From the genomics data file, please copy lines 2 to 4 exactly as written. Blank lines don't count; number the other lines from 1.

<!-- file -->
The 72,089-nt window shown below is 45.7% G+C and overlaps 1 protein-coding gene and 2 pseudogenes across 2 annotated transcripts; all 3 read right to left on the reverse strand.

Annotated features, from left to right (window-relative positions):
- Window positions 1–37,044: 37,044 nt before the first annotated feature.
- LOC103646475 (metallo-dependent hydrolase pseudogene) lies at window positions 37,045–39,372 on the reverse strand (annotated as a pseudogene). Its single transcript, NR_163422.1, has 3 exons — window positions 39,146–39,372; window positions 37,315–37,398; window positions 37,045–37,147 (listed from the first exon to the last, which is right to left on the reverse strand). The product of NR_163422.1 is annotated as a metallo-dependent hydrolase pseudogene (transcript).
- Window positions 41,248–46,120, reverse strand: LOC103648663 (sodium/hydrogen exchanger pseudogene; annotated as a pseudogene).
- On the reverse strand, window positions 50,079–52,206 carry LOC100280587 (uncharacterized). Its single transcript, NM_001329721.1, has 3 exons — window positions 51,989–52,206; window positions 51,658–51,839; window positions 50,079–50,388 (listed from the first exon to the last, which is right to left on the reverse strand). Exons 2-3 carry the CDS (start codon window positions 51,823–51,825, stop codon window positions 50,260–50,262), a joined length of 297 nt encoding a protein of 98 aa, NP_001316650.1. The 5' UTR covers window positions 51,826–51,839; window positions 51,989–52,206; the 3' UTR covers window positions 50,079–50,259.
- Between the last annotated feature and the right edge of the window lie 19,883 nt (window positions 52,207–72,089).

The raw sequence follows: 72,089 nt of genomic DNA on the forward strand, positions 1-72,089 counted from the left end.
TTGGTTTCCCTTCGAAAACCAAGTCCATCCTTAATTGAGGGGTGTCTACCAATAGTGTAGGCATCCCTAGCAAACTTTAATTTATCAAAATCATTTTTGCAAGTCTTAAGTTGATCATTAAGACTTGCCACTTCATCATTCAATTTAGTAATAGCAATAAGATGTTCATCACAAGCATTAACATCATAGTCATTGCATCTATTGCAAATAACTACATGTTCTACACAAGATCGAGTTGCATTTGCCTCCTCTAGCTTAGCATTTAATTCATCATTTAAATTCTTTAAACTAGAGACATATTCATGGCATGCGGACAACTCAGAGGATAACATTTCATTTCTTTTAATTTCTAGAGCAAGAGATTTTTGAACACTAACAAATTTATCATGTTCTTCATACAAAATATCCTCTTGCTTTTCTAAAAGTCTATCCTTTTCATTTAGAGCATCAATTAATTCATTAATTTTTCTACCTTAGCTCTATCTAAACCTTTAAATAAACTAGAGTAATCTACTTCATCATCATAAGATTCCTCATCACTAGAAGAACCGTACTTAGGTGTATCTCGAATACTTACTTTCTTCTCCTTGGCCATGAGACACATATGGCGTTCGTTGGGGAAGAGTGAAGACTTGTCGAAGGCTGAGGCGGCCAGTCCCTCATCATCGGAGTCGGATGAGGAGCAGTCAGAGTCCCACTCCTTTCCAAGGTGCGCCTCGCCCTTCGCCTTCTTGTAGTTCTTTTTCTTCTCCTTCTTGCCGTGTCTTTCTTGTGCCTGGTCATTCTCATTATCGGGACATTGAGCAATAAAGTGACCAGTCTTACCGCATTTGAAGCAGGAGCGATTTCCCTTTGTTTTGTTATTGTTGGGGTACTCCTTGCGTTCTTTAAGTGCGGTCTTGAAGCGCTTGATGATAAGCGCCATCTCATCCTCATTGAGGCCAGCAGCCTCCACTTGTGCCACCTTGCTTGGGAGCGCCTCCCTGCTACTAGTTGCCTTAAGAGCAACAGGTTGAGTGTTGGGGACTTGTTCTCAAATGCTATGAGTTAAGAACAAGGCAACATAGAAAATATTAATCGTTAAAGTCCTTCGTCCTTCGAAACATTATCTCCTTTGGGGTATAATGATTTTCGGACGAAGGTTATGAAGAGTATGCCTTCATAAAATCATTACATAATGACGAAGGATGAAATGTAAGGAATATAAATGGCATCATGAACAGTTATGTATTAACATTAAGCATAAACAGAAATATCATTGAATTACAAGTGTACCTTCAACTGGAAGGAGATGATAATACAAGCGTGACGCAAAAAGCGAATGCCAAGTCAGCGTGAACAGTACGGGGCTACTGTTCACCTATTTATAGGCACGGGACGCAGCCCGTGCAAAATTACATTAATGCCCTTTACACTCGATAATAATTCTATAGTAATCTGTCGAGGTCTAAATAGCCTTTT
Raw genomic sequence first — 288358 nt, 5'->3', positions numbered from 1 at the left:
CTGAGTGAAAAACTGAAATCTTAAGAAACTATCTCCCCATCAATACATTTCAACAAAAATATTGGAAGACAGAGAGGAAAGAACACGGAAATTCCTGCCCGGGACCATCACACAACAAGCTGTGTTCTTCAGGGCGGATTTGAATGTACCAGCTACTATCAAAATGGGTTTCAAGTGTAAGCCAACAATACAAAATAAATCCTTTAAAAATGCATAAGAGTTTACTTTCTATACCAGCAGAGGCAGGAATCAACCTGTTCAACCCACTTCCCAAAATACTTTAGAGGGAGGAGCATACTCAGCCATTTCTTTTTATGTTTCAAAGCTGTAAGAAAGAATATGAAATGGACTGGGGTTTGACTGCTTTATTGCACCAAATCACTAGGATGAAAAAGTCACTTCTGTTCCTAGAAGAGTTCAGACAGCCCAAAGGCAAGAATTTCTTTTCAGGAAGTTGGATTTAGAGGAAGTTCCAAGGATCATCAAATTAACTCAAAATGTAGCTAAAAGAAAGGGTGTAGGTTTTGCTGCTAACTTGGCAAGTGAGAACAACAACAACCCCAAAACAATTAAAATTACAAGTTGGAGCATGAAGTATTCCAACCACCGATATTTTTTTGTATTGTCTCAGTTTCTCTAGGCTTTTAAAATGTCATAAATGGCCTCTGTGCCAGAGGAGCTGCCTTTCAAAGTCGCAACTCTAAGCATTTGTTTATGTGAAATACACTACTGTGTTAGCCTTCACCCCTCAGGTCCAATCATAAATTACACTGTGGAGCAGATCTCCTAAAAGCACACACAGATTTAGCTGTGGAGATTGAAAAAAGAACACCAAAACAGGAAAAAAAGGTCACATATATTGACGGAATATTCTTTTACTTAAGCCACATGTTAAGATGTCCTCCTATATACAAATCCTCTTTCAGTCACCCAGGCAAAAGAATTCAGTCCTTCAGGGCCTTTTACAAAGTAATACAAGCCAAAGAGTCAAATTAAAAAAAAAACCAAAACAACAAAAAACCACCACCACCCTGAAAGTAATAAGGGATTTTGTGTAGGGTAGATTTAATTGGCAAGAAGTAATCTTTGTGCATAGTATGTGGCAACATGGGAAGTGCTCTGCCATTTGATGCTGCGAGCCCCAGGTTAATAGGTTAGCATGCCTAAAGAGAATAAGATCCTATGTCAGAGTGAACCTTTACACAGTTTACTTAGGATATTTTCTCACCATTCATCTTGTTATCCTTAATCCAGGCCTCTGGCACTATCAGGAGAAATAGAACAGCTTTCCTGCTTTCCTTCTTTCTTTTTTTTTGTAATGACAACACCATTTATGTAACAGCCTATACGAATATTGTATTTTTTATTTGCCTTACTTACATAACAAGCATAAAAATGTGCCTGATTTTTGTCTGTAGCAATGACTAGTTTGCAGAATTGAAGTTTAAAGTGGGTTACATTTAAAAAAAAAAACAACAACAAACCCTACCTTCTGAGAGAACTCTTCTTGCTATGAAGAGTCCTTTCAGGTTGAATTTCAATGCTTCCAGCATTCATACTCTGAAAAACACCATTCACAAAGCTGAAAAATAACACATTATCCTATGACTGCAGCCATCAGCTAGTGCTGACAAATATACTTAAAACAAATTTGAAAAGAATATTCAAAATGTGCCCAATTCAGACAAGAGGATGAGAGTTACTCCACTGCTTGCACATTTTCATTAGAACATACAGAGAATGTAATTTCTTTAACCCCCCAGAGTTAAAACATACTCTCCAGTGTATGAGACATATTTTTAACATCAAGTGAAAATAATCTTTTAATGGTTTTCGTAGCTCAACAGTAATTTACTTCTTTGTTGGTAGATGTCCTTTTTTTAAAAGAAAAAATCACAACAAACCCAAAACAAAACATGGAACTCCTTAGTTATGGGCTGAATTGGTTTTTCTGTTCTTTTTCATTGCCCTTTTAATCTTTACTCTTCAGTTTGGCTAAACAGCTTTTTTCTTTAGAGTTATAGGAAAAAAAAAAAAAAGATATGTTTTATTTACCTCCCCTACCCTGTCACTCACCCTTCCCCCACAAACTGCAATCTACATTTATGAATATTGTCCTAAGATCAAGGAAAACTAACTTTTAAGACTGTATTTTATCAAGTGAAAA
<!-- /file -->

Annotated features, from left to right (window-relative positions):
- Window positions 1–37,044: 37,044 nt before the first annotated feature.
- LOC103646475 (metallo-dependent hydrolase pseudogene) lies at window positions 37,045–39,372 on the reverse strand (annotated as a pseudogene). Its single transcript, NR_163422.1, has 3 exons — window positions 39,146–39,372; window positions 37,315–37,398; window positions 37,045–37,147 (listed from the first exon to the last, which is right to left on the reverse strand). The product of NR_163422.1 is annotated as a metallo-dependent hydrolase pseudogene (transcript).